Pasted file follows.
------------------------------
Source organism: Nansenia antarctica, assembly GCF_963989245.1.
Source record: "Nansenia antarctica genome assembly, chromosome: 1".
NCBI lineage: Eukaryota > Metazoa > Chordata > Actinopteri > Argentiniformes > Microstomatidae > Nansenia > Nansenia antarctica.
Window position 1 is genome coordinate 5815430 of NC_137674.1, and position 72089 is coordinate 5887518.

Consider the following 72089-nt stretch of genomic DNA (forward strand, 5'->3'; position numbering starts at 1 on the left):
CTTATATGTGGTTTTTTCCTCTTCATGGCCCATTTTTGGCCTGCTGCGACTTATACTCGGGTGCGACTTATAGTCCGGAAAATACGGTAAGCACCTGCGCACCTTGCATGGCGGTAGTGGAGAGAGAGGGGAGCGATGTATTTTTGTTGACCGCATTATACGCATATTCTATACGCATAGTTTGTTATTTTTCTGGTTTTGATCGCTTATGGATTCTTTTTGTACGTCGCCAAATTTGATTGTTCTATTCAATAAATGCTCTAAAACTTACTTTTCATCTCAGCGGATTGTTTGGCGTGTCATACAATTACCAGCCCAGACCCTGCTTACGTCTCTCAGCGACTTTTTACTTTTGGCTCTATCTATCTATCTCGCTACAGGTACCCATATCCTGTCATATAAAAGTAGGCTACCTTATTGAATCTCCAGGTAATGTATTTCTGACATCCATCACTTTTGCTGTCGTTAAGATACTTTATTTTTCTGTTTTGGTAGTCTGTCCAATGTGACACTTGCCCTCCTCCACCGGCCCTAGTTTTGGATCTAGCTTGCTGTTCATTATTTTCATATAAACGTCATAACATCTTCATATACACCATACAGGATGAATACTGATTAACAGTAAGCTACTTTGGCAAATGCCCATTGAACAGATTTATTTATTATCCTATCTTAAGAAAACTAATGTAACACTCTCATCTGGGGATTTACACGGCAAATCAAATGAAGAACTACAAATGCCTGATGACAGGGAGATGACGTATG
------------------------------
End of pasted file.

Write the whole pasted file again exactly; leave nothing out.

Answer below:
Source organism: Nansenia antarctica, assembly GCF_963989245.1.
Source record: "Nansenia antarctica genome assembly, chromosome: 1".
NCBI lineage: Eukaryota > Metazoa > Chordata > Actinopteri > Argentiniformes > Microstomatidae > Nansenia > Nansenia antarctica.
Window position 1 is genome coordinate 5815430 of NC_137674.1, and position 72089 is coordinate 5887518.

Consider the following 72089-nt stretch of genomic DNA (forward strand, 5'->3'; position numbering starts at 1 on the left):
CTTATATGTGGTTTTTTCCTCTTCATGGCCCATTTTTGGCCTGCTGCGACTTATACTCGGGTGCGACTTATAGTCCGGAAAATACGGTAAGCACCTGCGCACCTTGCATGGCGGTAGTGGAGAGAGAGGGGAGCGATGTATTTTTGTTGACCGCATTATACGCATATTCTATACGCATAGTTTGTTATTTTTCTGGTTTTGATCGCTTATGGATTCTTTTTGTACGTCGCCAAATTTGATTGTTCTATTCAATAAATGCTCTAAAACTTACTTTTCATCTCAGCGGATTGTTTGGCGTGTCATACAATTACCAGCCCAGACCCTGCTTACGTCTCTCAGCGACTTTTTACTTTTGGCTCTATCTATCTATCTCGCTACAGGTACCCATATCCTGTCATATAAAAGTAGGCTACCTTATTGAATCTCCAGGTAATGTATTTCTGACATCCATCACTTTTGCTGTCGTTAAGATACTTTATTTTTCTGTTTTGGTAGTCTGTCCAATGTGACACTTGCCCTCCTCCACCGGCCCTAGTTTTGGATCTAGCTTGCTGTTCATTATTTTCATATAAACGTCATAACATCTTCATATACACCATACAGGATGAATACTGATTAACAGTAAGCTACTTTGGCAAATGCCCATTGAACAGATTTATTTATTATCCTATCTTAAGAAAACTAATGTAACACTCTCATCTGGGGATTTACACGGCAAATCAAATGAAGAACTACAAATGCCTGATGACAGGGAGATGACGTATG